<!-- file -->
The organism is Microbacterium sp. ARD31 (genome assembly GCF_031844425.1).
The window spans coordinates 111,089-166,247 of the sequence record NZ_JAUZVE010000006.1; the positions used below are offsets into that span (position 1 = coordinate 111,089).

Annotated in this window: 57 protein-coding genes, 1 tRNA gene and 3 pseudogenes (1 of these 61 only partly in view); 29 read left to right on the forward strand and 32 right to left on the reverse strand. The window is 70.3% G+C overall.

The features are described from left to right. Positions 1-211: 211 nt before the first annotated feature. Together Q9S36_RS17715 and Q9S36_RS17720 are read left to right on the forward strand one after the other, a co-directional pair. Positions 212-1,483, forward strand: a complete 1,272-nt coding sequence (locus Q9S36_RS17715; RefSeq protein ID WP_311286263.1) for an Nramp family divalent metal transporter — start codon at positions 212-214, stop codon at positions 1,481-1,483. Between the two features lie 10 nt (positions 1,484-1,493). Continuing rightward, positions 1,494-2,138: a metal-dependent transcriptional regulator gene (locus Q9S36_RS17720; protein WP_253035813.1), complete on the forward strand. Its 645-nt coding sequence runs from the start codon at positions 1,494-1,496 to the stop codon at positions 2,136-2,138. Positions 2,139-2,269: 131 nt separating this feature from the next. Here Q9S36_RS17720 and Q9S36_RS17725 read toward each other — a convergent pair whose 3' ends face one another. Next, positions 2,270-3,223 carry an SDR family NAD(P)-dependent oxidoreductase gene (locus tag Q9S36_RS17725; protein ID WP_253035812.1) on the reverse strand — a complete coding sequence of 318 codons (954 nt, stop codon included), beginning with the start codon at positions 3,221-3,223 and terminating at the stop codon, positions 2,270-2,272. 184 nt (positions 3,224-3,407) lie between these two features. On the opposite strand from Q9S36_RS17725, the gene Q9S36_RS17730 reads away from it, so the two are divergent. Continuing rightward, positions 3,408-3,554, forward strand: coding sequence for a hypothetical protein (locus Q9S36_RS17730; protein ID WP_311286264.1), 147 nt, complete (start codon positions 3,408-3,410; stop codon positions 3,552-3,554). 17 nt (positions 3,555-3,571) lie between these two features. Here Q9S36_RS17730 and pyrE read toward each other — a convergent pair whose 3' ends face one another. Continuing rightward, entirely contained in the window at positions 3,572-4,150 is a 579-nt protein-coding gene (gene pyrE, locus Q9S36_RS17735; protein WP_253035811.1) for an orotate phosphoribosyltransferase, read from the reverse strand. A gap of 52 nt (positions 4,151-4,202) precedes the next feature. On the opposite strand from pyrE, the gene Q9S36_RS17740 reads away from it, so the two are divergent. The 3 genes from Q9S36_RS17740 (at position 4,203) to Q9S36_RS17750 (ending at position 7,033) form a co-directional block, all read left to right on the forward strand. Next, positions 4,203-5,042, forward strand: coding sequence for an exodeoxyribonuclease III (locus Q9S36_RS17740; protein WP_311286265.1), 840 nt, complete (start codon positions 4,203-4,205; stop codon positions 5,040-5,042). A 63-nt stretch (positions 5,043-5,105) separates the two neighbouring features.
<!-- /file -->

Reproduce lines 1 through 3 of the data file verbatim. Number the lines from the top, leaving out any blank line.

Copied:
The organism is Microbacterium sp. ARD31 (genome assembly GCF_031844425.1).
The window spans coordinates 111,089-166,247 of the sequence record NZ_JAUZVE010000006.1; the positions used below are offsets into that span (position 1 = coordinate 111,089).

Annotated in this window: 57 protein-coding genes, 1 tRNA gene and 3 pseudogenes (1 of these 61 only partly in view); 29 read left to right on the forward strand and 32 right to left on the reverse strand. The window is 70.3% G+C overall.